Claim 3 Our borrowing costs are low because the markets have confidence in George Osborne's austerity plan and without it the UK will end up like Greece. Yes, the markets have confidence in our austerity plan and that's why PIMCO the worlds largest bond holder have been warning against buying UK debt. The real reason why our borrowing costs have fallen and remained low since 2008 is because, savings have increased.
This is a half-truth. Every politician will claim (when in power) that low interest rates are a sign of market confidence. And they are - at least insofar as the markets remain convinced the UK will repay. But ultra-low interest rates are also a sign of economic weakness, as investors seek safe assets over risky ones. Bill Gross at PIMCO has been warning against US debt too. Not as a comment on Bernanke or Osborne, but merely that the economy will pick up, and negative real returns on low-risk assets are unsustainable. Yields will rise, so developed market debt is not a great place to be long-term.
Secondly, the UK is considered a safe heaven because, investors are reassured the Bank of England will buy up bonds in an event of any sell off - which increases the price of bonds and reduces the effective rate. Note, how rates fell across the EU recently when the ECB announced its bond buying program. Thirdly, because, we are not in the Euro we can devalue our currency to increase exports. Moreover, UK bonds are attractive because, we haven't defaulted on its debt for over 300 yrs.
Let's leave aside the mangling of the English tongue. The UK will not default because the Bank of England can print enough money to meet its needs. Trivially true. This does NOT mean the UK faces no limit on Government spending. Small truth, Ramesh, Big error.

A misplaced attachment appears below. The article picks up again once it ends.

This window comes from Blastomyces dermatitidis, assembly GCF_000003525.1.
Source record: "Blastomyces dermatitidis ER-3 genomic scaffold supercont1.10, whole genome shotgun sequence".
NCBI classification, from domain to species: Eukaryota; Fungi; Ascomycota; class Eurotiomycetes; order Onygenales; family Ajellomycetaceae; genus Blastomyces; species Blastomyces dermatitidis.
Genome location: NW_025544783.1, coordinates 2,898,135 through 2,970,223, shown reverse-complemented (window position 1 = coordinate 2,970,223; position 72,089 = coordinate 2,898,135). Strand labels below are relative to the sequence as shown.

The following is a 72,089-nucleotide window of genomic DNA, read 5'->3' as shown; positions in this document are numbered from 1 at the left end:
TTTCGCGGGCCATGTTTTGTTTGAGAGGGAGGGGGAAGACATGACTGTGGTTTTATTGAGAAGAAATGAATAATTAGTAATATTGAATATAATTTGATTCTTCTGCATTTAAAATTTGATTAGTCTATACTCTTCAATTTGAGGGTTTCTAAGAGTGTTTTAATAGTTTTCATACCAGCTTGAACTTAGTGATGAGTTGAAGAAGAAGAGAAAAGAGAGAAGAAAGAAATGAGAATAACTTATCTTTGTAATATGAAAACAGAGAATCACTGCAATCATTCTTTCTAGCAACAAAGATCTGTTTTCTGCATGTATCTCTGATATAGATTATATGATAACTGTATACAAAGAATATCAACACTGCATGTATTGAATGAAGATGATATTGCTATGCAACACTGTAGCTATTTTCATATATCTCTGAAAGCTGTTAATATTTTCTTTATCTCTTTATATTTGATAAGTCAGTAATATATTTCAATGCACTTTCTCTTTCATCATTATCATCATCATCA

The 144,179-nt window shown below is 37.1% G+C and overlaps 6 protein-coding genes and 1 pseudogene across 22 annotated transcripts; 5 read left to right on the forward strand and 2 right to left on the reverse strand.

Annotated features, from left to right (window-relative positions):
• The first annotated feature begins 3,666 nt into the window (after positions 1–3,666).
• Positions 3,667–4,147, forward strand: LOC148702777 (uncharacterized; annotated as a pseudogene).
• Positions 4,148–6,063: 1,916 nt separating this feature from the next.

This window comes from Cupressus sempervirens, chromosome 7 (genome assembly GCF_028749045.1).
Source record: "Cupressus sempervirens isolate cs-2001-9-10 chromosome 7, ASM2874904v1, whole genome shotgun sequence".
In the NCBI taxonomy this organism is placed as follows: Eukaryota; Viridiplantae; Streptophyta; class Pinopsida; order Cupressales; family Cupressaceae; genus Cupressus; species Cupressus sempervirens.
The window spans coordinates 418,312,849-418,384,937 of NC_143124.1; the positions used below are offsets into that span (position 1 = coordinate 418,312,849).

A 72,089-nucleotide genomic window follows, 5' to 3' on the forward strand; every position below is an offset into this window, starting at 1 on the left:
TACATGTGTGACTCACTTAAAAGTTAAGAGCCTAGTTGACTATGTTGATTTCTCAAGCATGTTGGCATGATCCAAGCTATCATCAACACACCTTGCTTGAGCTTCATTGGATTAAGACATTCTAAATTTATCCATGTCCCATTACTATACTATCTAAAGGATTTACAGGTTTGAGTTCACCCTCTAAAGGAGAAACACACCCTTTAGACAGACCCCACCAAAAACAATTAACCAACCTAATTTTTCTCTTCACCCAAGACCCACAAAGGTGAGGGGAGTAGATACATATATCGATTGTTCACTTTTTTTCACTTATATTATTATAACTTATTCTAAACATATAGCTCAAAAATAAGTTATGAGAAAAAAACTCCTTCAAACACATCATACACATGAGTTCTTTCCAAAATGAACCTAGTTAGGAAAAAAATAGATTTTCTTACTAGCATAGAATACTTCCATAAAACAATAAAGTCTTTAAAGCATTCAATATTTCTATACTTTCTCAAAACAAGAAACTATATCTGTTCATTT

David Cameron would like people to believe the markets lend in the same way as retail banks lend to you and I.
You and *ME*, Ramesh. All politicians use the household debt metaphor, to try to explain what is going on. Yes national debt is different to credit card debt. But most of the public will not understand why.
"If you tell a lie big enough and keep repeating it, people will eventually come to believe it" Joseph Goebbels
You mean like the lie that as National debt isn't like a credit card, there's no limit?

So what are the limits to national debt? Well there's the observation that debt burdens over 80% of GDP (Like Germany had for many years, and as France has now) seem to depress economic growth. When debt reaches 120% of GDP, which is where Italy is now, it seems to kill growth entirely. Japan when confronted with its asset bubble collapse, attempted to "stimulate" it's way out of stagnation. It failed, and growth has been negligible for 20 or more years, and she bears a debt burden of over 200% of GDP. The only reason this is sustainable at all is most of it is lent to Japanese citizens. For those countries whose debt is more likely to be held outside the country, like the UK, our ability to sustain debt is much lower.

Ramesh Patel doesn't mention the difference between internal and external debt. The UK has very, very high external debt. Nor does he mention the effect of debt burdens on growth. Nor does he put the snapshots he gives of the debt into context. He claims to not be a leftie but he's written pure Labour propaganda. His assertions amount to nothing more than a racist saying "some of my best friends...".

In short, there are plenty of good economic bloggers out there. Tim Worstall on the Right, Chris Dillow on the left. Ramesh Patel isn't one of them.